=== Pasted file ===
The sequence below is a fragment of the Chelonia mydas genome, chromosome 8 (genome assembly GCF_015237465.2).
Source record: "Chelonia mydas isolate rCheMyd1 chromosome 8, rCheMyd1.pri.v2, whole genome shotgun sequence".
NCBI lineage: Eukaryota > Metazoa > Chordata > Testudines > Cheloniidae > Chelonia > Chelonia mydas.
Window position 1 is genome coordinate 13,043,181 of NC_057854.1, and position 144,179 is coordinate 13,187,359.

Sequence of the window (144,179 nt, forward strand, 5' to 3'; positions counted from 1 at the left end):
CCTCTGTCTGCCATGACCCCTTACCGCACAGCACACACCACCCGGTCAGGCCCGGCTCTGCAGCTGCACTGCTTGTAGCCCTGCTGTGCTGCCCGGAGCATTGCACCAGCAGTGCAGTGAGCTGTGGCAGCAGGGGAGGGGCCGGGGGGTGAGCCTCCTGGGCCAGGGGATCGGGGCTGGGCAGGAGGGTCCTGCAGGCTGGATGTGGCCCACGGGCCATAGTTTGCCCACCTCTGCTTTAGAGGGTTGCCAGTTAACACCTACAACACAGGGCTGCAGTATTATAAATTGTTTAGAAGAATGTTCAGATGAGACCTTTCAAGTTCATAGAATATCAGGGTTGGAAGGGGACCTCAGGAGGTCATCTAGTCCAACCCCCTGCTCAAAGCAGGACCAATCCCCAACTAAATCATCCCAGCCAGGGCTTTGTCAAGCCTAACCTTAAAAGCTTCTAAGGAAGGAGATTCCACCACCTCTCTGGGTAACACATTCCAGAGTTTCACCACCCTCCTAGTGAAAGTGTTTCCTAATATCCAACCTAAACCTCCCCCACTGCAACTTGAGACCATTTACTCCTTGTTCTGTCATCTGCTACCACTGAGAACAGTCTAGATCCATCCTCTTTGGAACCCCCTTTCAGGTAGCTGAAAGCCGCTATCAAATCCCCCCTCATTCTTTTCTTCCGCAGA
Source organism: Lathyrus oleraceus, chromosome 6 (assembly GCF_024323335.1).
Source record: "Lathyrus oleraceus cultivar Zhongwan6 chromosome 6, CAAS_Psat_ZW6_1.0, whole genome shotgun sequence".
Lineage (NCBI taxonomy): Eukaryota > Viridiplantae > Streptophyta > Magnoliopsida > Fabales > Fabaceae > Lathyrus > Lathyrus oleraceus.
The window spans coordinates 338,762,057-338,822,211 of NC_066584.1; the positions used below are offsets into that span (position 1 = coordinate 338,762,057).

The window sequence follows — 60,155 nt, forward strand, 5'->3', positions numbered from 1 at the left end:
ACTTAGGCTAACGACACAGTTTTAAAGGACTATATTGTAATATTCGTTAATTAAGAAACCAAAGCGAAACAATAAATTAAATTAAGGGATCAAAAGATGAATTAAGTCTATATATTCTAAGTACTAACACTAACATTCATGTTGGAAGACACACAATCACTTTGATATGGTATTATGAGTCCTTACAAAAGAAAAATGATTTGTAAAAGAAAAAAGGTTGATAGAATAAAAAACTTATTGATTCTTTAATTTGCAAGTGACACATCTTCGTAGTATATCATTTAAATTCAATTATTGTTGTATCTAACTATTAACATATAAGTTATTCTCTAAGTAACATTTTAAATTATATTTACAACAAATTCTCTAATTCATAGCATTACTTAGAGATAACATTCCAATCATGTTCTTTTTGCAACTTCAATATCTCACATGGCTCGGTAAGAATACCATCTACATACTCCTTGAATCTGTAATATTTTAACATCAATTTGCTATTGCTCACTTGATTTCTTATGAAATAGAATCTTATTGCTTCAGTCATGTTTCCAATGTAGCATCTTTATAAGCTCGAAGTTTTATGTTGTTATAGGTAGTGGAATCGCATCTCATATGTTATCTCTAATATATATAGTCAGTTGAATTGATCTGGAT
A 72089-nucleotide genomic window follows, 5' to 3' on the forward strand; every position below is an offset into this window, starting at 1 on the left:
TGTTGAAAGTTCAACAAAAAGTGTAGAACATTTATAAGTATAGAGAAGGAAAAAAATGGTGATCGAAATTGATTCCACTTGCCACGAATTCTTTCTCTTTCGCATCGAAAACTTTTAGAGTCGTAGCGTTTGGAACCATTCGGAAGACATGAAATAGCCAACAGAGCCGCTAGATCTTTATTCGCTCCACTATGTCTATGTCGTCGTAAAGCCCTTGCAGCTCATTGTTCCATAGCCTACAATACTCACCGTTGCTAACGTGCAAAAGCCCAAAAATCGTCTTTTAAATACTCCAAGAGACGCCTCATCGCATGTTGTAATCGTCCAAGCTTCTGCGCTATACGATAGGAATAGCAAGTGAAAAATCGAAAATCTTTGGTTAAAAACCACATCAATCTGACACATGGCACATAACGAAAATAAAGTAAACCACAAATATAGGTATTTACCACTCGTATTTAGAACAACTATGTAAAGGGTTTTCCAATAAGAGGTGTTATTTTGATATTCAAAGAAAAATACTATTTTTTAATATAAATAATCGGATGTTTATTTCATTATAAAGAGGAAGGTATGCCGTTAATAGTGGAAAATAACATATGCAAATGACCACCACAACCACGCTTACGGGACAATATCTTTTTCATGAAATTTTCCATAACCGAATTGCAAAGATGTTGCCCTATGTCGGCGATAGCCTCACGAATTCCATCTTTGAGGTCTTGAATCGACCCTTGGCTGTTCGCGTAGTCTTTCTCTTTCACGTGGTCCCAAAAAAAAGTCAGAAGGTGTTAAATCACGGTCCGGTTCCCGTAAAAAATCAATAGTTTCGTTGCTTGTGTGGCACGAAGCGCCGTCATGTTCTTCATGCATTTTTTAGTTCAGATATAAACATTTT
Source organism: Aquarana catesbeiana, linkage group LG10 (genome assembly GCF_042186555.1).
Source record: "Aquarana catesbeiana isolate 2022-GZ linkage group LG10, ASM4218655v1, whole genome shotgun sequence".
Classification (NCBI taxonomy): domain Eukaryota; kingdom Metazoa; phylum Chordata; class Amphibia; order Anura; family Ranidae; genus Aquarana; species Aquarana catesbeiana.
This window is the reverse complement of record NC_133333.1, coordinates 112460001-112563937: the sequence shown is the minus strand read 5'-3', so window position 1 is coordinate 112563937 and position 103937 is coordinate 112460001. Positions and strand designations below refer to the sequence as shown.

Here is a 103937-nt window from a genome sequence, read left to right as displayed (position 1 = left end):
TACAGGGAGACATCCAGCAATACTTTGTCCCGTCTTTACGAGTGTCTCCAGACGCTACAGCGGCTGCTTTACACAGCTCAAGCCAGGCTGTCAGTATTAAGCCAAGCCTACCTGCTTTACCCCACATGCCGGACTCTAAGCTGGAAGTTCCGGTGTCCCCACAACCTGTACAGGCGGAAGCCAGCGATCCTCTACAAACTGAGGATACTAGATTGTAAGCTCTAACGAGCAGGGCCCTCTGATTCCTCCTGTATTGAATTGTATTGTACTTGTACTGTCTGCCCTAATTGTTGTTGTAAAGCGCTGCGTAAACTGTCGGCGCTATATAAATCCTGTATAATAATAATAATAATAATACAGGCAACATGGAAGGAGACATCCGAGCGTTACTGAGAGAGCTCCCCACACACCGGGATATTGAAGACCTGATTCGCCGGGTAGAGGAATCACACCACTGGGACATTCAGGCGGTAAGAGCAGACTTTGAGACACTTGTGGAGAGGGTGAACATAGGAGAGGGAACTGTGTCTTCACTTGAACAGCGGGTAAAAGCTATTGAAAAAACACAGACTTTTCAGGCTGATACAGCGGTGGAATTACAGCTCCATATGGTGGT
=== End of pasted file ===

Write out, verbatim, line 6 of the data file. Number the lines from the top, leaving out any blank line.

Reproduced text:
CCTCTGTCTGCCATGACCCCTTACCGCACAGCACACACCACCCGGTCAGGCCCGGCTCTGCAGCTGCACTGCTTGTAGCCCTGCTGTGCTGCCCGGAGCATTGCACCAGCAGTGCAGTGAGCTGTGGCAGCAGGGGAGGGGCCGGGGGGTGAGCCTCCTGGGCCAGGGGATCGGGGCTGGGCAGGAGGGTCCTGCAGGCTGGATGTGGCCCACGGGCCATAGTTTGCCCACCTCTGCTTTAGAGGGTTGCCAGTTAACACCTACAACACAGGGCTGCAGTATTATAAATTGTTTAGAAGAATGTTCAGATGAGACCTTTCAAGTTCATAGAATATCAGGGTTGGAAGGGGACCTCAGGAGGTCATCTAGTCCAACCCCCTGCTCAAAGCAGGACCAATCCCCAACTAAATCATCCCAGCCAGGGCTTTGTCAAGCCTAACCTTAAAAGCTTCTAAGGAAGGAGATTCCACCACCTCTCTGGGTAACACATTCCAGAGTTTCACCACCCTCCTAGTGAAAGTGTTTCCTAATATCCAACCTAAACCTCCCCCACTGCAACTTGAGACCATTTACTCCTTGTTCTGTCATCTGCTACCACTGAGAACAGTCTAGATCCATCCTCTTTGGAACCCCCTTTCAGGTAGCTGAAAGCCGCTATCAAATCCCCCCTCATTCTTTTCTTCCGCAGA